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Due to limited resources, the Ask the Rabbi service is intended for Jews of little background with nowhere else to turn. People with questions in Jewish law should consult their local rabbi. Note that this is not a homework service!

Ask the Aish Rabbi a Question

Recent Questions:

Evolution – Who Cares?

There’s so much talk about whether God created the world or whether it evolved by chance. But I’m wondering: What difference does it make how this all came about anyhow?

The Aish Rabbi Replies:

The difference is simple yet profound: If world is accident, then we are, too. And if we’re an accident, then there's no purpose to our creation. Life is random, not meaningful.

If we are just a random collection of molecules, should we have any more respect for a human being than we do for a dog? Should we save a drowning dog or a drowning stranger? Is it acceptable to label a race of people sub-human and to enslave or kill them all? And what difference does it ultimately make anyhow?!

The Torah says that God blew into Adam a spiritual soul (Genesis 2:7). Man is not just a smart monkey. Man is a qualitatively different creation. This "spiritual consciousness" separates man from all other creatures, enabling us to sanctify life and get close to God.

Maimonides writes: "As long as you are occupied with the mathematical sciences and the technique of logic, you belong to those who walk around the palace in search of the gate. When you complete your study of the natural sciences and then get a grasp of the metaphysics, you enter into the inner courtyard and are in the same house as [God the King]."

It matters because the essence of life is that we have a higher purpose, more than just consuming hamburgers and fashion and iPods. Those things can be useful tools to get us where we want to go, but we have to know where to go!

Seven Laws of Noah

I love the Jewish people and have enjoyed reading the many spiritual thoughts on your website. I want to draw closer to God, but from what I’ve read it is a very big commitment to convert. I don’t think I am up for this at this stage in my life. Is there some way to tap into the Torah wisdom without being part of the Jewish people?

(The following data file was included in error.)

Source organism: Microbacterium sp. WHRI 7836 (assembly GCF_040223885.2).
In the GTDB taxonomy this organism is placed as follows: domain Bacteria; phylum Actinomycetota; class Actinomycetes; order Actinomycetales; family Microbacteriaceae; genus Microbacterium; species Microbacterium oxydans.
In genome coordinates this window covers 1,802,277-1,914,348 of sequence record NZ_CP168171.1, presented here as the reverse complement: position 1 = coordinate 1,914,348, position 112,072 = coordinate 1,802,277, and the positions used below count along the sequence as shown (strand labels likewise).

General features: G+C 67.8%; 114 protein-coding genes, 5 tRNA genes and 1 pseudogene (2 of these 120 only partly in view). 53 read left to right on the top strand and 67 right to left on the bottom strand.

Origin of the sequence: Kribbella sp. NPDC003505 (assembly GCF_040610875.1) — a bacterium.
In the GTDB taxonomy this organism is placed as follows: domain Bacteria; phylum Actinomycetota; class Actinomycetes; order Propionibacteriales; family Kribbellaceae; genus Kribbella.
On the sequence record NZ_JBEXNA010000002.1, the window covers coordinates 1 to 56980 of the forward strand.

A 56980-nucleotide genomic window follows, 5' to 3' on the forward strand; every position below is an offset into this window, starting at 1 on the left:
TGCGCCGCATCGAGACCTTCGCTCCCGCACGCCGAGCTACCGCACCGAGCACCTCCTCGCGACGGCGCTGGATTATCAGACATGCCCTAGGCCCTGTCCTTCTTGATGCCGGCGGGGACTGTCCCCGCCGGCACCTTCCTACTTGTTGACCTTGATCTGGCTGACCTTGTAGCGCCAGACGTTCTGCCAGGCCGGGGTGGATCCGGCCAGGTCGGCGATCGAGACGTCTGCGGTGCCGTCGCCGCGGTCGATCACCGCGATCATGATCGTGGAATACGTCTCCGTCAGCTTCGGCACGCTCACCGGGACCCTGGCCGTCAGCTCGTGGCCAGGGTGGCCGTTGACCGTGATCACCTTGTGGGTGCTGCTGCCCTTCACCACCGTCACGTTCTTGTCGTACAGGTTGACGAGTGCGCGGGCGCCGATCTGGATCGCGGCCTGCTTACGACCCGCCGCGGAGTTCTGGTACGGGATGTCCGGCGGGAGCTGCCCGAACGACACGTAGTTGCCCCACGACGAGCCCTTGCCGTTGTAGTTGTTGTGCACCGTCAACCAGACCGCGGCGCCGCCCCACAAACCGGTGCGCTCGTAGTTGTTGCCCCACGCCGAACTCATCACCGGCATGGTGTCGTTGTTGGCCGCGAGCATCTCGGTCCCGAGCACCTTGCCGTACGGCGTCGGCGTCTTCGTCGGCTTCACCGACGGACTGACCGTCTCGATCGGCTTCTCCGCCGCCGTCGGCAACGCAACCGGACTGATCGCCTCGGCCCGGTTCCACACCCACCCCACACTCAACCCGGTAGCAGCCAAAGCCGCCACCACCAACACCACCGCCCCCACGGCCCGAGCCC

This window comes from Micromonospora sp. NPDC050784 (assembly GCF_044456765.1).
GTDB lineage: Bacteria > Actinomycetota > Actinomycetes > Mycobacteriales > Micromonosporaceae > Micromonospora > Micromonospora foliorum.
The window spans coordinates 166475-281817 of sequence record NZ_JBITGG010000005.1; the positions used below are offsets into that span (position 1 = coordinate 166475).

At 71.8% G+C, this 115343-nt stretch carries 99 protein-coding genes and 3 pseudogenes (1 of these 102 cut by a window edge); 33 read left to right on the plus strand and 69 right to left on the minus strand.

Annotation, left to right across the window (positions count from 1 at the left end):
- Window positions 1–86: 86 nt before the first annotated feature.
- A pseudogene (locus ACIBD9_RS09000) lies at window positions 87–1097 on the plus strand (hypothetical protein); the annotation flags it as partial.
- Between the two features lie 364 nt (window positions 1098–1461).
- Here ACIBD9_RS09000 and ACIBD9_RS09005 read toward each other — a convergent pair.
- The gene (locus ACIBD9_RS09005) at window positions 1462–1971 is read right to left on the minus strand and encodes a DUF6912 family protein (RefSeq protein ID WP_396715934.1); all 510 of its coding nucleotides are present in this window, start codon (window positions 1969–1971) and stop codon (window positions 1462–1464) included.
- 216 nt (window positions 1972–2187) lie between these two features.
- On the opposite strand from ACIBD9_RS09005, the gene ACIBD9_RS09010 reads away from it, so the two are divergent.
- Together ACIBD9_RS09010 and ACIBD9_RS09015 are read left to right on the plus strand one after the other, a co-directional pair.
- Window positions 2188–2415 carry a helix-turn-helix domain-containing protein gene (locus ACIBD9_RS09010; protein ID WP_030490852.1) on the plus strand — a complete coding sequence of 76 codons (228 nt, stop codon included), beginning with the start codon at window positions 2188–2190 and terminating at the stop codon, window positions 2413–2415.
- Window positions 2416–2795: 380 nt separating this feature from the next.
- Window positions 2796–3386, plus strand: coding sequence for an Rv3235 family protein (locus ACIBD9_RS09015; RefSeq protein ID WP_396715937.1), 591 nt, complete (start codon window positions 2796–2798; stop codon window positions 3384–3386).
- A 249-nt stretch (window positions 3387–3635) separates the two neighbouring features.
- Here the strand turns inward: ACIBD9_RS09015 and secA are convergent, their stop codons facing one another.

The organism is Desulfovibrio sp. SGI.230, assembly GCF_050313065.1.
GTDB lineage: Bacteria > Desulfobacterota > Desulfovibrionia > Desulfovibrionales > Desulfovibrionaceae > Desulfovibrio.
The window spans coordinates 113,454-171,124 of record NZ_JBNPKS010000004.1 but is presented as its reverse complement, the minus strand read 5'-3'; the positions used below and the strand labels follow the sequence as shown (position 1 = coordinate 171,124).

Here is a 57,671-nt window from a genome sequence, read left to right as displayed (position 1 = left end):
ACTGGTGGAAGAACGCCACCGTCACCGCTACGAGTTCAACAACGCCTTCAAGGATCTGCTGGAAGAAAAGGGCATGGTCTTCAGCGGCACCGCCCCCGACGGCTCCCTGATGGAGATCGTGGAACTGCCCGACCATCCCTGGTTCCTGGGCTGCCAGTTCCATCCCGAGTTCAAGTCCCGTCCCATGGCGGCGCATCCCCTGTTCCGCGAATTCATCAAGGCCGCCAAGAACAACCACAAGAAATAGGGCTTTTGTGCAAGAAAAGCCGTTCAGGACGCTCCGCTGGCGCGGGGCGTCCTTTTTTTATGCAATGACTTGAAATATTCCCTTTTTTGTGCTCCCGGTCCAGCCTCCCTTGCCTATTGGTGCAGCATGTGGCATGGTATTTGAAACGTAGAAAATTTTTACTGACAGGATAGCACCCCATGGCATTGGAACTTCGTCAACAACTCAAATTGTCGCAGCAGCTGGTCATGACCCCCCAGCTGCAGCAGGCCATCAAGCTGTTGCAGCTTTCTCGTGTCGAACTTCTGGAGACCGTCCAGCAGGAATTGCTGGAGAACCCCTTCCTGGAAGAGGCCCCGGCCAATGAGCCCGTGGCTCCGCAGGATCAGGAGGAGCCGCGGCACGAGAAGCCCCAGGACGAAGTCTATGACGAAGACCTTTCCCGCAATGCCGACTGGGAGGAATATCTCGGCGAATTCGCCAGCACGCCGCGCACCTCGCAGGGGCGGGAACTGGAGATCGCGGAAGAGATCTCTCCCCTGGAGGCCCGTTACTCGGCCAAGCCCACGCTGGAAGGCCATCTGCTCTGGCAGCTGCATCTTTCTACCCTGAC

The Aish Rabbi Replies:

Thank you for your inspiring words.

A person does not need to become Jewish to reach high spiritual levels, establish a relationship with God, and earn a reward in the world to come. Enoch "walked with God" and Noah had quite a high level of relationship, though neither were Jewish. Our tradition is that all of the 70 nations must function together and play an integral part in that "being" called humanity.

The Torah presents seven mitzvot for non-Jews to observe. These seven laws are the pillars of human civilization, and are named the "Seven Laws of Noah," since all humans are descended from Noah. Alas, many have forgotten these in the passage of time. Perhaps the best that we can do is to encourage all peoples to keep these and then it would indeed become a very different world. As explained in the Talmud (Sanhedrin 58b), they are:

1) Do not murder.

2) Do not steal.

3) Do not worship false gods.

4) Do not be sexually immoral.

5) Do not eat the limb removed from a live animal.

6) Do not curse God.

7) Set up courts and bring offenders to justice.

Maimonides explains that any human being who faithfully observes these laws earns a proper place in heaven. So you see, the Torah is for all humanity, no conversion necessary.

As well, when King Solomon built the Holy Temple in Jerusalem, he specifically asked God to heed the prayer of non-Jews who come to the Temple (1-Kings 8:41-43). The Temple was the universal center of spirituality, which the prophet Isaiah referred to as a "house for all nations." Non-Jews were welcome to bring offerings to the Temple as well. In fact, the service in the Holy Temple during the week of Sukkot featured a total of 70 bull offerings, corresponding to each of the 70 nations of the world. In fact, the Talmud says that if the Romans would have realized how much they were benefiting from the Temple, they never would have destroyed it!

Today, there are many active groups of non-Jews called "Bnei Noach" who faithfully observe the Seven Laws of Noah. Here are some websites (though I cannot vouch for their authenticity):

There are two excellent books on the topic:

"Path of the Righteous Gentile" by Chaim Clorfene and Yakov Rogalsky

"Seven Colors of the Rainbow" by Rabbi Yirmeyahu Bindman

You will also enjoy this interview with someone who faithfully follows the Laws of Noah:

May the Almighty grant you blessings and success in your spiritual search.

Priest on a Rope

I heard something about tying a rope to the High Priest in the Holy Temple. What was that all about?

The Aish Rabbi Replies:

In the Second Temple period, some people who were unfit took the position of High Priest. When they entered the Holy of Holies on Yom Kippur, they died, since they lacked the ability to handle the spiritual power of that place.

The other priests had to devise a plan to pull the dead body out, since no one other than the High Priest was allowed to enter in the Holy of Holies. So they tied a golden rope to the High Priest’s leg when he entered the Holy of Holies on Yom Kippur.

(Sources: Zohar – Acharei Mot 67a, Emor 102a; Talmud – Yoma 53b; Me'am Loaz; Arbanel – Exodus 28:33.)